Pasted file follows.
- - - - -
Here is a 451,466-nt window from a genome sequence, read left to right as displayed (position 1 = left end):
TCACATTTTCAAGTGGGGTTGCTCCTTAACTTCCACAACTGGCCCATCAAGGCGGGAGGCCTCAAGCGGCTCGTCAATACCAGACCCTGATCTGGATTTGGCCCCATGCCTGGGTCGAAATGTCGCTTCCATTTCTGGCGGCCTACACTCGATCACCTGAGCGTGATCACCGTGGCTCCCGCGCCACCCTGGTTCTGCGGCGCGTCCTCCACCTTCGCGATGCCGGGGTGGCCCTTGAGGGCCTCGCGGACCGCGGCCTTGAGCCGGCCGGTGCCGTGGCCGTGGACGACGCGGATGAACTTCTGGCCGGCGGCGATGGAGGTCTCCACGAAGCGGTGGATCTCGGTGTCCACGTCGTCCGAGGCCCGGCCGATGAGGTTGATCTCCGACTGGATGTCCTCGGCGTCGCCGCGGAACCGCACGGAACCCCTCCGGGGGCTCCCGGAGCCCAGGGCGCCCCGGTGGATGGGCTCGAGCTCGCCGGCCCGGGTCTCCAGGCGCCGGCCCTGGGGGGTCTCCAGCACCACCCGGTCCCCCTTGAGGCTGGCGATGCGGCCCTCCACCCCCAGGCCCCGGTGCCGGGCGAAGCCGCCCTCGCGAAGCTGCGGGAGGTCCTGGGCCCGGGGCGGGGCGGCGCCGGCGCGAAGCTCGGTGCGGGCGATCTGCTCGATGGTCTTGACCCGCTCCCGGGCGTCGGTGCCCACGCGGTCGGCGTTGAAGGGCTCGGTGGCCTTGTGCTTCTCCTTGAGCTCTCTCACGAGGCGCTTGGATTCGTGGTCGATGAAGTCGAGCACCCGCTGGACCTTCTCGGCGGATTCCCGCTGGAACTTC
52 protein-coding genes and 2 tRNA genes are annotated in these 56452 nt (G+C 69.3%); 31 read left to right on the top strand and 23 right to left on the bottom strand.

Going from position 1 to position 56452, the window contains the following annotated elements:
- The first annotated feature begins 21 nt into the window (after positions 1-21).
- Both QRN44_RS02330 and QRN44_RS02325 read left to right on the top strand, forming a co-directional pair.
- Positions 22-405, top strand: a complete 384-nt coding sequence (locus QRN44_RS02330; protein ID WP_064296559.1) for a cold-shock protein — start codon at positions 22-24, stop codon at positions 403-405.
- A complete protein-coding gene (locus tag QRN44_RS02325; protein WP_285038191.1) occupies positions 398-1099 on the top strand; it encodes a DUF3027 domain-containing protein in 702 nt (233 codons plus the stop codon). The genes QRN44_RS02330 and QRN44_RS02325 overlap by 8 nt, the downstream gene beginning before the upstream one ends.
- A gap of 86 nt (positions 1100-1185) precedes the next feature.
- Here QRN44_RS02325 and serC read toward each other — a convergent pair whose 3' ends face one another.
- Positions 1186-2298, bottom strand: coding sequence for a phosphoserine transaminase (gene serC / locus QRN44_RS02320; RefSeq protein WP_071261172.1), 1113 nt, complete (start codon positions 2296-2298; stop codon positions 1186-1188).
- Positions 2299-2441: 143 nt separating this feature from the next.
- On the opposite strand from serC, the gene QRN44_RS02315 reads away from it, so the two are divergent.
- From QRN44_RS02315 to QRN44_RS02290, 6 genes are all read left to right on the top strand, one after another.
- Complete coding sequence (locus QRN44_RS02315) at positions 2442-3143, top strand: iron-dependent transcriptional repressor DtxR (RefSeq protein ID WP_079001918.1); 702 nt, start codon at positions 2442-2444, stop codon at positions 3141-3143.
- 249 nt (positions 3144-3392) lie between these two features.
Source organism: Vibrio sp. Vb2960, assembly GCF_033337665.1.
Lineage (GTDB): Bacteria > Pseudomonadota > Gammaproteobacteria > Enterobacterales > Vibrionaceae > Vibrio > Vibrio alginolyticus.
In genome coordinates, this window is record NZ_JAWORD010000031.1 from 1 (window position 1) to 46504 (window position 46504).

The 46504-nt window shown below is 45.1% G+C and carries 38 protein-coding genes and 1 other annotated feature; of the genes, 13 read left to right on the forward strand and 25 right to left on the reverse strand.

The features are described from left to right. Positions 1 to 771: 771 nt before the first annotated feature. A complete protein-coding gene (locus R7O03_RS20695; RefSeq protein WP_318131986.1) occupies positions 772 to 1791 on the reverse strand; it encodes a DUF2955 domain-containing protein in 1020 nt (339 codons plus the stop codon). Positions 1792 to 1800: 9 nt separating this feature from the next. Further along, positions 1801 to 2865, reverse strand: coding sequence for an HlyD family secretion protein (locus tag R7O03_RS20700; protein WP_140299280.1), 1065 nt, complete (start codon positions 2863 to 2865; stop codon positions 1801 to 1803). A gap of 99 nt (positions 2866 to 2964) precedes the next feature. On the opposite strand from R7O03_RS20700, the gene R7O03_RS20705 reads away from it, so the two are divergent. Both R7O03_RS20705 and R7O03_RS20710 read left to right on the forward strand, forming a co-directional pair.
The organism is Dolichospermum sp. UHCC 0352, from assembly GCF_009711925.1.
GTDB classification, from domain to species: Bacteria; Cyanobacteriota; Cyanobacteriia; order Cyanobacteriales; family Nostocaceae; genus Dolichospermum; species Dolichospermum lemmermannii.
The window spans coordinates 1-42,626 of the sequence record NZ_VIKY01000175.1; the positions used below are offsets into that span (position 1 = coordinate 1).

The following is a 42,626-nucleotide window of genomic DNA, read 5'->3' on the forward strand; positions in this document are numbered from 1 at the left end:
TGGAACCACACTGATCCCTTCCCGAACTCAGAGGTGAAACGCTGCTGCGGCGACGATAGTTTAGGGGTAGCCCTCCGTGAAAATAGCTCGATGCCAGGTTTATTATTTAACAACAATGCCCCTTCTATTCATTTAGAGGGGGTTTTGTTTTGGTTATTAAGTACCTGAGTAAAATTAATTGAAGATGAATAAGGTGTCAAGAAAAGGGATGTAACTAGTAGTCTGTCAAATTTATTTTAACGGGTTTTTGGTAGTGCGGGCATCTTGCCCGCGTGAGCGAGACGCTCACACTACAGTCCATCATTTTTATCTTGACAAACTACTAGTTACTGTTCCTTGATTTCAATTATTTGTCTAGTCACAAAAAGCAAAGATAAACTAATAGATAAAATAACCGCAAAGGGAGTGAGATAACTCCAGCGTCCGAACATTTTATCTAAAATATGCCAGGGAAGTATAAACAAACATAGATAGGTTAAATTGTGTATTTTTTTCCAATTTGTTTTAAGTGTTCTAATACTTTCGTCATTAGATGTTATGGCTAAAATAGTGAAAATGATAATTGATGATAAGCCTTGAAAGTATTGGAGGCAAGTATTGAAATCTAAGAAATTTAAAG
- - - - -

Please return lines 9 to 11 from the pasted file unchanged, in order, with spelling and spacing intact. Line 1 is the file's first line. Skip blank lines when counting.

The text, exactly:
- A gap of 86 nt (positions 1100-1185) precedes the next feature.
- Here QRN44_RS02325 and serC read toward each other — a convergent pair whose 3' ends face one another.
- Positions 1186-2298, bottom strand: coding sequence for a phosphoserine transaminase (gene serC / locus QRN44_RS02320; RefSeq protein WP_071261172.1), 1113 nt, complete (start codon positions 2296-2298; stop codon positions 1186-1188).